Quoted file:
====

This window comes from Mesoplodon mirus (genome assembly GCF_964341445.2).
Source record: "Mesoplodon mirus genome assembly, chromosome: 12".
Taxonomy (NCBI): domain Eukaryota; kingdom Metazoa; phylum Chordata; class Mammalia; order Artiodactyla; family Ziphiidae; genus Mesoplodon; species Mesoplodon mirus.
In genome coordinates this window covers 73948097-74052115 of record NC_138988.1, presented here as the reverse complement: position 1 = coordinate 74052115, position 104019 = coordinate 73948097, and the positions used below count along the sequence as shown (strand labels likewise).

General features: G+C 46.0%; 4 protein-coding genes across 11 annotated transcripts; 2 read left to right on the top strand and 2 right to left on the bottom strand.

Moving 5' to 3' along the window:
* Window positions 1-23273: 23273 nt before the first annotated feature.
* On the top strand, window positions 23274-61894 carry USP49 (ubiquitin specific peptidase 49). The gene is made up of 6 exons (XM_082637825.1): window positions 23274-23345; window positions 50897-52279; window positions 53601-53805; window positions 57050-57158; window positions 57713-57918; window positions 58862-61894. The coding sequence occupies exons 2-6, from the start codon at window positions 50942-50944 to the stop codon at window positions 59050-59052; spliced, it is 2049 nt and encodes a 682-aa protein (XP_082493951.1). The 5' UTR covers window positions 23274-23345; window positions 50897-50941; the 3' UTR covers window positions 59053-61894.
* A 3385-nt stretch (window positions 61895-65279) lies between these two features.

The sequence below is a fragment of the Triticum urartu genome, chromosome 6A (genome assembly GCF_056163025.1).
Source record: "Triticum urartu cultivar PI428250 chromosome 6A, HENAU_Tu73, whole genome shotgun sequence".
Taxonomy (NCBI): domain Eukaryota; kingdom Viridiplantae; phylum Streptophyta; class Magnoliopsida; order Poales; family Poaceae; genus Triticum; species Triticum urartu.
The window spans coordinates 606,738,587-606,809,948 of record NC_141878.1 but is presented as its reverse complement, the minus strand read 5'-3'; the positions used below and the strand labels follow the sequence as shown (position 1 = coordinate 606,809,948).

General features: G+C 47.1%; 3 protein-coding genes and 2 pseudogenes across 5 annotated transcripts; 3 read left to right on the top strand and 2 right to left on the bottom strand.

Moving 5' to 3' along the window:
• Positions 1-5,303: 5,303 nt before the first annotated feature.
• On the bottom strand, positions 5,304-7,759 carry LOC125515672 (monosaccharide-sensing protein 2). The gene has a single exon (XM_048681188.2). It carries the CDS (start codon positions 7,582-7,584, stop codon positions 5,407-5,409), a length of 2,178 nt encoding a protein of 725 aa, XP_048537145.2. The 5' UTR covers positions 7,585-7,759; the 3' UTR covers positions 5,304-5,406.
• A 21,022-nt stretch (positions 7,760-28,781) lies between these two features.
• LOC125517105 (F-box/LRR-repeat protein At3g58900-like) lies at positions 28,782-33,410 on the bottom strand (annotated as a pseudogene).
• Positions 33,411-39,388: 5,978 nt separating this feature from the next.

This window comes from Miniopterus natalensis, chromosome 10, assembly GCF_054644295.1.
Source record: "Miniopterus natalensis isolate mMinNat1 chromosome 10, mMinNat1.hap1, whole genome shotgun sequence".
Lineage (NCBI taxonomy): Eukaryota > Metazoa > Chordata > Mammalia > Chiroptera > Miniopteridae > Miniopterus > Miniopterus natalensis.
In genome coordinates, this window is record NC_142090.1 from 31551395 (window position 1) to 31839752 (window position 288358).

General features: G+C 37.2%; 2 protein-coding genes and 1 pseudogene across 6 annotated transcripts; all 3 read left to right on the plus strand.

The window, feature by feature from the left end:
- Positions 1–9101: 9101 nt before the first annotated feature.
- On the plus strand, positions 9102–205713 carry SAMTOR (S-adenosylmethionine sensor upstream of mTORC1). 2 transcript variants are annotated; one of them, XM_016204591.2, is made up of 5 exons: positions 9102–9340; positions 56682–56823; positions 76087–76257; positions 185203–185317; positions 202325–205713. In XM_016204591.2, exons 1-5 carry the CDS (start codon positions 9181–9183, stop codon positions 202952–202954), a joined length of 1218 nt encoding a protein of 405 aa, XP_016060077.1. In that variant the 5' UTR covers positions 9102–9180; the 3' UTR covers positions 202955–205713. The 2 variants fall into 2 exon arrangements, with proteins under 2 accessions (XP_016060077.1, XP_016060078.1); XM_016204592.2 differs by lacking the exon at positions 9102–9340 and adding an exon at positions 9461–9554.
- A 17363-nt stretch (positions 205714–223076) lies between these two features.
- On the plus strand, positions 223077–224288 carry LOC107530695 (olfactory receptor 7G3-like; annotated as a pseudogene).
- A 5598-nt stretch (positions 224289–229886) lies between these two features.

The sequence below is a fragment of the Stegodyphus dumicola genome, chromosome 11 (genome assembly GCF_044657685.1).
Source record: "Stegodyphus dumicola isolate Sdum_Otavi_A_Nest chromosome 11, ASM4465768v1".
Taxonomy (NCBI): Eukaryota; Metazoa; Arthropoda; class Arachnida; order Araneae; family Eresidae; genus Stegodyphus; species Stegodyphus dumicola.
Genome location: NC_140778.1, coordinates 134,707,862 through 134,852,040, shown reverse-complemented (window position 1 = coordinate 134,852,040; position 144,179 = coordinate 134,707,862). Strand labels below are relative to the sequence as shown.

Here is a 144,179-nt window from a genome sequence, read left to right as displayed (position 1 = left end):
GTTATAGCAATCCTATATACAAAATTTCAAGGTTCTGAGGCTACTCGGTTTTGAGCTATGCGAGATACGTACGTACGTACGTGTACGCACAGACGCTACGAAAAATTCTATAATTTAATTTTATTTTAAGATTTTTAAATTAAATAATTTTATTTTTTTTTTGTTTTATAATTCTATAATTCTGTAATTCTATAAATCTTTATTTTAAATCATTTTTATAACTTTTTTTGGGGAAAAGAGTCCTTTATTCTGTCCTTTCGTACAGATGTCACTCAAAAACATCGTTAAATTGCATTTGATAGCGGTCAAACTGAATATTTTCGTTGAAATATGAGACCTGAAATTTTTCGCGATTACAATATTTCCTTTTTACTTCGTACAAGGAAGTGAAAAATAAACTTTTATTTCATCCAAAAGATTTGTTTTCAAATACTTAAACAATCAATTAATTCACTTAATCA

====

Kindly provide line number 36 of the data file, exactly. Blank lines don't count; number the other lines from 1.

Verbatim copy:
Here is a 144,179-nt window from a genome sequence, read left to right as displayed (position 1 = left end):